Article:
I stress to you the body is decomposed. The effects of decomposition has some effect in keeping you from telling [if the body has suffered trauma], but, no, her head was not removed or anything glaring like that," Sheriff Howard Sills said.

Having personally watched GBI autopsy proceedings in the past, this Examiner can attest to the delicate nature of a human corpse when found due to gasses, whether the body was in the water or on land. And the less a body is handled at the time of retrieval, the better, as it can disentegrate upon touch, if not handled properly by the people experienced with body retrieval. The GBI has six crime labs around the state, but all services are performed at the lab at GBI Headquarters.

Shirley Dermond's body was transferred to the state crime lab, where it will undergo a complete forensic exam and autopsy by some of the state's finest in the field now. And "a cause of death" will be determined there, according to Sills. The question now is: Will the cause of death be due to drowning or some other means? With no obvious trauma evident on the corpse, no one can definitely say until the autopsy is complete, not even the sheriff and others who saw her.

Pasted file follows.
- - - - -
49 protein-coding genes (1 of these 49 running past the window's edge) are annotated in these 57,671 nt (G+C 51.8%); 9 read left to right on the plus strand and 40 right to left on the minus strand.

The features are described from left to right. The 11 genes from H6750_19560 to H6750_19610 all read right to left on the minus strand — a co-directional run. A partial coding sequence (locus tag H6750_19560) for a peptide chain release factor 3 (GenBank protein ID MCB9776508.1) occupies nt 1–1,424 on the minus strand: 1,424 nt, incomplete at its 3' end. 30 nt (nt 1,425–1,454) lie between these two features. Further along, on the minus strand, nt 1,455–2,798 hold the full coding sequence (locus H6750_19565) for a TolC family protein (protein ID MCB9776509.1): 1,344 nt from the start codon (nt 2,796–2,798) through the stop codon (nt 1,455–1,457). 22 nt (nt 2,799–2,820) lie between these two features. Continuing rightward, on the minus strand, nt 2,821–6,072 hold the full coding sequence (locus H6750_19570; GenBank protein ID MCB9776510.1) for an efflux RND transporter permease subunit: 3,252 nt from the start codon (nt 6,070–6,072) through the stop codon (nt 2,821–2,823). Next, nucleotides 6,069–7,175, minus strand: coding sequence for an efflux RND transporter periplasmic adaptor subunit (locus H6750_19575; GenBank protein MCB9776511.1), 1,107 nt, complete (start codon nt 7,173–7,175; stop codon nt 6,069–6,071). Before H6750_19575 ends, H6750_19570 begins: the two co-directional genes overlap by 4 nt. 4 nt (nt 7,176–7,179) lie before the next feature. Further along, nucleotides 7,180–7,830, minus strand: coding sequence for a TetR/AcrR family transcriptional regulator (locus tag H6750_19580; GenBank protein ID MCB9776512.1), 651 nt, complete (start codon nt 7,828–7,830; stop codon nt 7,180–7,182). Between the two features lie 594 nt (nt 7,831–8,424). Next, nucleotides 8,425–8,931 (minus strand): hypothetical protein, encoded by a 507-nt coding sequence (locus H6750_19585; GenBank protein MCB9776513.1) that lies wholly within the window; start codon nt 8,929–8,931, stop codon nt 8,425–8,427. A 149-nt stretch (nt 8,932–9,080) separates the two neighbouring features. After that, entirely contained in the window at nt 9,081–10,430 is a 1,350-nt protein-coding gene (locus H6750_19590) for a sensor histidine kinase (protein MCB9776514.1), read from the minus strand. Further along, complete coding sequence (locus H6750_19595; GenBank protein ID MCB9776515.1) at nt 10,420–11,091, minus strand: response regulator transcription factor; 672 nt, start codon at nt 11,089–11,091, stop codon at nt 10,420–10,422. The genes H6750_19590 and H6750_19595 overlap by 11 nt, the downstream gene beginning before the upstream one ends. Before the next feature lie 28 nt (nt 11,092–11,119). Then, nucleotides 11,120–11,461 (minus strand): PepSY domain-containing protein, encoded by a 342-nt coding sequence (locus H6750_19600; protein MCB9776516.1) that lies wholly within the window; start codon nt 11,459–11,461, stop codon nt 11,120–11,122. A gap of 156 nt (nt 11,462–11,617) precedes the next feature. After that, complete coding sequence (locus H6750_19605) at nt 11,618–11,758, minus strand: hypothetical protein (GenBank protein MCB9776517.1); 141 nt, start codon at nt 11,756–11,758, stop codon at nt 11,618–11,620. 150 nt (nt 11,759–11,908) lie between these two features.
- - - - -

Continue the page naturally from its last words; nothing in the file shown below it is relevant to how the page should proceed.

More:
As the press conference on Friday wound down in the Dermond couple investigation, one reporter wanted to know if Shirley Dermond's body had been weighed down with anything, to keep it from surfacing until now, possibly. Sheriff Sills refused to answer that question, pointing out that he was not going to elaborate about any other condition of the body found in this case, because "it is not prudent for me to do so, in the context of this investigation." That was the first time he responded to the question. The issue would raise its self again at the conclusion of the press information session on Friday.